Wednesday, May 28, 2014

Pacific Bound

I turned over in bed, wondering how I was going to flush the toilet without awakening our three slumbering guests. I wasn't worried about Duncan; a) he's used to the sucking squelching noise our toilet makes and my weak bladder, but also b) I was pretty sure he was restless with anticipation too... In the end I just got up and put the kettle on. It was light outside after all and as I recall as a backpacker we were always a pretty well rested bunch.

We spent the day ticking off our jobs list. Dunc pedaling off for fuel, one can at a time; it was cheaper in town than dockside. In no time at all Sandro was rowing out to meet Dunc and swap an empty can for a full, retrieving it back where Colin or Tanja would help syphon it into the tank. I promise we didn't make them; they were interested and wanted to be helpful! The solar panels got covered and stored, our new sunshade got rigged up, the tires were rigged up and all fenders were placed, the ropes were unravelled and readied, we read through the instructions again to check we had everything covered and prepared LOTS of food... we were ready!

Our time to meet our advisor was 4pm so we motored round to the specified anchorage and waited, eyeing up the other boats we would be going through with. How to explain the mixture of excitement and apprehension we felt... Several people have enthused to us how they've always wanted to, or remember so fondly, when they went through the Panama canal. I can't say either of us shared this feeling. We wanted to get to the Pacific in one piece and felt slightly anxious about crossing a canal with enormous ships in enormous locks with risks we understand only too well knowing our little English locks so intimately. Whenever I feel like this I have to remember that all kinds of idiots manage to do this.

Our advisor, Moses arrived at 16.30 and we were away! We'd considered that it might be necessary for Duncan to helm the boat purely because we anticipated the canal zone workers to be unused to dealing with women; we couldn't have been more wrong. As I started the engine whilst Dunc pulled up the anchor, not an eyelid was batted and so we saw no reason to change. With Dunc's strength and experience the place for him was to be managing our lines and line handlers and providing the force needed when necessary on the ropes.

We were quietly pleased to hear that as the longest boat we would be rafted as the middle of three. That would mean that once we were tied together, our backpackers could relax and take photos. As we passed the bank where the lock gates for the new locks being built were stored (made in Italy), they were delighted to see a crocodile lounging in the sun. As we approached the first lock the plans changed.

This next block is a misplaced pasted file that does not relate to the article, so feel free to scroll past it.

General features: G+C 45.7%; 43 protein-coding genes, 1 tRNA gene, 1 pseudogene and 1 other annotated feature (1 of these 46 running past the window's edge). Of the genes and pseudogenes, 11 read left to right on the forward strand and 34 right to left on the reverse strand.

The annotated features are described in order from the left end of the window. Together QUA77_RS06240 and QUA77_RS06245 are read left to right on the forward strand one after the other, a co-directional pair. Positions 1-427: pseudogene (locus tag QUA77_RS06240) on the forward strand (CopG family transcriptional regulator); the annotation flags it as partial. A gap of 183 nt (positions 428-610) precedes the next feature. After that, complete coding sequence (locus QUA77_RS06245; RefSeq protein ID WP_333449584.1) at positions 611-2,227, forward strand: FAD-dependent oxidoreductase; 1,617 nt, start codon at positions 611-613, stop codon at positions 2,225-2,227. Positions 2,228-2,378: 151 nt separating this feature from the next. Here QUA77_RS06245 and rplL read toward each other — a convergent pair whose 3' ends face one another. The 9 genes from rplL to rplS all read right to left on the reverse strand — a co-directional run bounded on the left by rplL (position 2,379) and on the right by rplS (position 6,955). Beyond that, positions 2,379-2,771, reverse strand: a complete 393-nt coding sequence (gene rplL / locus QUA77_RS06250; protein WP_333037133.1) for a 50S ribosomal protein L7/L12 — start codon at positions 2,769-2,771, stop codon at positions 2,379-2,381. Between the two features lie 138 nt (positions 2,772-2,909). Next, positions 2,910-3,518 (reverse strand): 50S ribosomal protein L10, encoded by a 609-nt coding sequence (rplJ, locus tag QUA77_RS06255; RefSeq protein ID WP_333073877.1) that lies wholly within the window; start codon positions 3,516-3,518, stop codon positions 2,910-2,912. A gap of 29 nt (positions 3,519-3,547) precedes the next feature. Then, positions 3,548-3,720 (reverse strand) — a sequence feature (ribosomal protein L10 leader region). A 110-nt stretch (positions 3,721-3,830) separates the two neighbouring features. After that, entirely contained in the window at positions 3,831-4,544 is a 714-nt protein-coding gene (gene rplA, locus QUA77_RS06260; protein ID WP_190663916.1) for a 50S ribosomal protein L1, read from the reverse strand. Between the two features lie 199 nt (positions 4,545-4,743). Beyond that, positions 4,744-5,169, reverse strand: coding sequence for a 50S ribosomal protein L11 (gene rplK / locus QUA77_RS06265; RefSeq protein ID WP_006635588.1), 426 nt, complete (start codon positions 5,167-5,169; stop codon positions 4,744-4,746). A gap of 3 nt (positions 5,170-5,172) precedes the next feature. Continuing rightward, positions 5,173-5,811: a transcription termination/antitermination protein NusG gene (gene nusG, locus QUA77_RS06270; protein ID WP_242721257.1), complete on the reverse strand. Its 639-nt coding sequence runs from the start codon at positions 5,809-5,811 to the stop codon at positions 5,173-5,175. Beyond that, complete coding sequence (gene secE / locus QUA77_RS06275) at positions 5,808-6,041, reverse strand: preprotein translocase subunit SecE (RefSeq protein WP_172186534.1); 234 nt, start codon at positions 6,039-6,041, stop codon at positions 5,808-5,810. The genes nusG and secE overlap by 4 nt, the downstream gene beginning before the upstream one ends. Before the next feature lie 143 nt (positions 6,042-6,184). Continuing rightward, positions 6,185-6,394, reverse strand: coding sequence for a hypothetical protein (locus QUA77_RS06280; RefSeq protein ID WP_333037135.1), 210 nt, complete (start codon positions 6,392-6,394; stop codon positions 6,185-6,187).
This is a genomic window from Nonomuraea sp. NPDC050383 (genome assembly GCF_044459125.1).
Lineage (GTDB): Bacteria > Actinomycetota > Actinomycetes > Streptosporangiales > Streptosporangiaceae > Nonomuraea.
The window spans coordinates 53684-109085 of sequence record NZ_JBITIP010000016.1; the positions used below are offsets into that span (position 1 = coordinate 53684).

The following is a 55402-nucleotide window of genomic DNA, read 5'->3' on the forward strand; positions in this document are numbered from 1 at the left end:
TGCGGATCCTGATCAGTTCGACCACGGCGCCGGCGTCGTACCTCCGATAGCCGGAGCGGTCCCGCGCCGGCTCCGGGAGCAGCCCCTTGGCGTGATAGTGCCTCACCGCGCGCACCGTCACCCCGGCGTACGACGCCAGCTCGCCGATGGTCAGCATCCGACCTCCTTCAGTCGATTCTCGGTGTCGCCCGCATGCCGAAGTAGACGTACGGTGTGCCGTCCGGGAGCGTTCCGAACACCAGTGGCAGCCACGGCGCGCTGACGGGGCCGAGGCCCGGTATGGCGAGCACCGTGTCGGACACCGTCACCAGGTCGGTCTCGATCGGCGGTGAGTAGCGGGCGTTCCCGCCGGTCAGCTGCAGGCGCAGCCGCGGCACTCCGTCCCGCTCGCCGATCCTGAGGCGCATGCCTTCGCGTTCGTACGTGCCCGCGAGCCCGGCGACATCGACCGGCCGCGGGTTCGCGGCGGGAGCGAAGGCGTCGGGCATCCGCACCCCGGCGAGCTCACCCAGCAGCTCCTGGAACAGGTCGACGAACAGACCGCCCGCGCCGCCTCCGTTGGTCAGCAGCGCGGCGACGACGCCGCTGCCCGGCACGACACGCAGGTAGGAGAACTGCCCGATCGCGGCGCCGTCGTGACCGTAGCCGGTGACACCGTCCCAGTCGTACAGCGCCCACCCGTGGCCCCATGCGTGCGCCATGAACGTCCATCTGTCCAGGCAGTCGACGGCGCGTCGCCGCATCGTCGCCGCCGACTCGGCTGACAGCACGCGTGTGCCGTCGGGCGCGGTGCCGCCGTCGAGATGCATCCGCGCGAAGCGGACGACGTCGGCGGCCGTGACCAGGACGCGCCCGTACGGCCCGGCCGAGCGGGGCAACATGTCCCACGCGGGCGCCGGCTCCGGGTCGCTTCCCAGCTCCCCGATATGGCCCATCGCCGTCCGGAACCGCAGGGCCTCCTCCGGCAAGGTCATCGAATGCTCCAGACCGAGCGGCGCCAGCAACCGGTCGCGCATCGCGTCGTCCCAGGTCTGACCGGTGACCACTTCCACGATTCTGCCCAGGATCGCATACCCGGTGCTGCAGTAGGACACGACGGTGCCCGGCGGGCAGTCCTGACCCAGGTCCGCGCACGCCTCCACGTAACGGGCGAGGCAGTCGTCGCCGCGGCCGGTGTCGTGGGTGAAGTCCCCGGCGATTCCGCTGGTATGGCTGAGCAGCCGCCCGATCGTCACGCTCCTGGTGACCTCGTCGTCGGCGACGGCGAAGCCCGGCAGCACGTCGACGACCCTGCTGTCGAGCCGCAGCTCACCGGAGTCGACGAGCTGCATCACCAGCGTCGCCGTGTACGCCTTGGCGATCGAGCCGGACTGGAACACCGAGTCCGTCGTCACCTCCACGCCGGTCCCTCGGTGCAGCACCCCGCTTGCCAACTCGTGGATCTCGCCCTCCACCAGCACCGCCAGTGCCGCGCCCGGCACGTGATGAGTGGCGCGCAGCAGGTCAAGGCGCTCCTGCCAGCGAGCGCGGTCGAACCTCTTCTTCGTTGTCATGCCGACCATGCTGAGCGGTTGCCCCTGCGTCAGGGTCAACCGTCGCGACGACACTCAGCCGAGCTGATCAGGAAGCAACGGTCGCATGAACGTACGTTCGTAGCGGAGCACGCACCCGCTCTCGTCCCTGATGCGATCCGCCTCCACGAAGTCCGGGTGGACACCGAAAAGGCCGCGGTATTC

Duncan says that there are two different reasons people buy steel boats; one is so they can tread the paths less trodden amongst the ice and snow, and the other is that they are nervous. We had one of each with us on this journey and one of the skippers got the jitters and must have requested that they be in the centre, citing that our length on deck was less and they must be heavier too...

From the start this proved to have been a poor decision and there was no doubt that our boat with it's full keel, big rudder and greater weight was dictating the direction of travel. This was exacerbated by the fact that the boats hadn't been tied squarely and their boat had the fore and aft bitter ends so we couldn't alter this; despite suggesting that this may help. As we zigg-zagged towards the lock gate, their advisor; who was therefore the co-ordinator of the three; quickly realised that our tiller was centred as requested, and that he would be needing Impetuous to steer us too if we were to manage a straight course; we got on first name terms and things went more smoothly.

The lines were passed up, the gates slowly shut and we took our last look out to the Atlantic sea. As the lock filled and the boats rose the long lines from our bow and stern were suprisingly difficult to keep evenly tensioned, the forces of the water bubbling up seemed to be trying to push us over to the left. A moment of excitement came when our stainless steel cross bar on the samson post snapped right off. Luckily no-one was in it's path and Duncan quickly got the rope under control again. The offending bar had been bent previously in Belize when we were digging an anchor in with the engine... we really distrust old stainless steel and are delighted that we chose to replace our fatigued chainplates with thumping big bronze ones when we had the chance.







The Gatun locks are a staircase of three, at the top we motored in the dark to all moor up on a big rubber buoy. The heavens opened and we introduced our new friends to the joys of a shower outside in the rain.